The suits I wore were more polyester than cotton. They were the cheap kind. Not sweat shop cheap but cheap enough that you would end up feeling clammy even on a cold day. The lining of the pencil skirts would make me feel like I was wrapped in cling film. I’d seal my lips in a glossy red paint to further my disguise for the job that I really wasn’t qualified to do. With my hair styled austerely back the way he’d taught me, I looked like a B-Movie film noir extra. I’d run through movie titles that sounded apt:

“The Suspect”. “Blonde Crazy”. “The Guilty Bystander.” Now working at an office near you!

It was my birthday. We were heading straight out so I left my blazer on the chair of my desk and got changed in the ladies toilets. My white shirt was creased down the back where I hadn’t bothered ironing it and there was a coffee mark dripped on the front. That looked bad, so I re-buttoned the shirt, ignoring the top four buttons for maximum cleavage and tied it up the hem. I rolled the cuffs. The midriff showing, pencil skirt combo looked vaguely trendy, once I had removed my tights. I wore black pointy pumps which made it sexier. Well, sluttier, a least.

We lingered over Old Fashioned cocktails. “I feel like this drink.” His face looked tired.

I liked to watch the classics at the cinema on a Sunday. He also liked this because he could feel hungover and not have to contend with too much. They showed movies with Elizabeth Taylor and Lauren Bacall. Then we’d have a late, drawn out lunch, reading the newspapers and glossies. I’d read a magazine, followed by travel and the review, then mull over the crossword, drawing around the squared lines. He was better at it than me.

“Four down: Young Horse. Four letters. Second letter O.”
“Colt,” he’d replied confidently and it would fit. I wouldn’t have known this because I held a phobia of horses.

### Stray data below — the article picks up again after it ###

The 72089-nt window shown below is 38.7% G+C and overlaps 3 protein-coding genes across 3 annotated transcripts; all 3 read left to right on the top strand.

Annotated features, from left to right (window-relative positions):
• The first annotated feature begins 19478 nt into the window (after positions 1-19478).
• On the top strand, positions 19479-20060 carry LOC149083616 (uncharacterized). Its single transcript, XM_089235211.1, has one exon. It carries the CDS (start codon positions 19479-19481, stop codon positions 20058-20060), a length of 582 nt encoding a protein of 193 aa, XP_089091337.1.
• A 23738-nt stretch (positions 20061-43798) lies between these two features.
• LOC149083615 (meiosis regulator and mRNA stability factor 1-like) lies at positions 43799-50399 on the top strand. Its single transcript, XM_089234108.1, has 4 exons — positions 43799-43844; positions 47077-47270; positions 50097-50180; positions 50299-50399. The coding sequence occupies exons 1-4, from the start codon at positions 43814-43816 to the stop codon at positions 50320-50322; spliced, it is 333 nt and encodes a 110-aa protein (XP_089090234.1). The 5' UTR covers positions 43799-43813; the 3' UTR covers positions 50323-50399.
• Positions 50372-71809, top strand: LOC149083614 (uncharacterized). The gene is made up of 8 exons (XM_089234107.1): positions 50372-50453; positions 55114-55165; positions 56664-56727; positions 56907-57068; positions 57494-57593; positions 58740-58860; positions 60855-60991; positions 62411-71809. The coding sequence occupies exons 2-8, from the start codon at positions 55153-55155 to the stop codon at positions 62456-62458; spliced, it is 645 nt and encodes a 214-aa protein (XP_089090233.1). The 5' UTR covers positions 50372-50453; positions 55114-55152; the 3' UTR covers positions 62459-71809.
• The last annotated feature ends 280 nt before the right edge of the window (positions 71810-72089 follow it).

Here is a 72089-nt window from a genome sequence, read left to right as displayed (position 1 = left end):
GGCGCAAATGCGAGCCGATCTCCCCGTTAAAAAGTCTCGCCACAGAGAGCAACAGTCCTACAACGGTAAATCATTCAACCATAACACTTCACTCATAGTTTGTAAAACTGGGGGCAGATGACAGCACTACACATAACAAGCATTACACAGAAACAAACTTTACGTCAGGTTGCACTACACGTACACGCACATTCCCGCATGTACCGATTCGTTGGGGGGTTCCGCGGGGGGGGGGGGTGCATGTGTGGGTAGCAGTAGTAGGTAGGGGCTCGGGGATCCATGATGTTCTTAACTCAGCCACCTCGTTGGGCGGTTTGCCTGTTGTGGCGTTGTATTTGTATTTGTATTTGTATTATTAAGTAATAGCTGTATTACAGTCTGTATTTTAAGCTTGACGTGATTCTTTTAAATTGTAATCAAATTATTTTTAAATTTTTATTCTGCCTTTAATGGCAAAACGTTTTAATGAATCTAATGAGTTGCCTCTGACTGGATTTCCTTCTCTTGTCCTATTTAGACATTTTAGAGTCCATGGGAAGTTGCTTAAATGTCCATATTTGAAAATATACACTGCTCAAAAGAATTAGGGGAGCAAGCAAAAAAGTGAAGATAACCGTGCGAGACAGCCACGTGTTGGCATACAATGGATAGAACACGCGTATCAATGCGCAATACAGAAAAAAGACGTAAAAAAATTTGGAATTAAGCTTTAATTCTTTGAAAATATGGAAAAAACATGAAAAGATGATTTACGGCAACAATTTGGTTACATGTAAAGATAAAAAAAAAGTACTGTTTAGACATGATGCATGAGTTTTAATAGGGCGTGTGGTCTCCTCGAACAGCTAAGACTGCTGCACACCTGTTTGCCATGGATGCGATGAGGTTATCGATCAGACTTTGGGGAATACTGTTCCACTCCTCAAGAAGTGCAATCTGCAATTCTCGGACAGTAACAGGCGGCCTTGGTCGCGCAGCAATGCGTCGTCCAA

“Sage is the herb for 2013,” he read out loud from the seasonal subscription of Bon Appetit magazine. “Blueberries and sage. Green beans with sage and pancetta. Butternut squash, ricotta and sage crostini. Mmm. That one sounds good.” He dog-eared the page.

All this time I’d thought of him as a bon vivant, living each day gourmet. He had acquired the skilled preparation of adding exotic ingredients to spice life up.

“I add sage to bread”.

This is how to bake bread. Add flour and butter to the bowl. Add the salt on one side of the bowl and the yeast on the other. This is important as the salt can kill the yeast. Add dried sage herb if desired. Add water and combine into dough. Knead, cover and leave to rise. The bread is then ready to bake. Country girls know how to do things like this.

That morning, Alex was late so I didn’t hang around waiting. I figured he’d crawl into his usual seat. They were showing a double bill, A Fistful of Dollars/Dirty Harry. During the interval I met a sexy, tattooed, long-haired man and we went home together.

Three days later and he was still late. We had lived in the city for seven years. It turned out the itch had got to him. They played The Rolling Stones at his funeral. I didn’t know why because he had never said he liked them.

This is how to remember your friend. Finally quit your job. Close your eyes and imagine kissing them for the last time, like it was the first time.

Country girls know how to do things like this.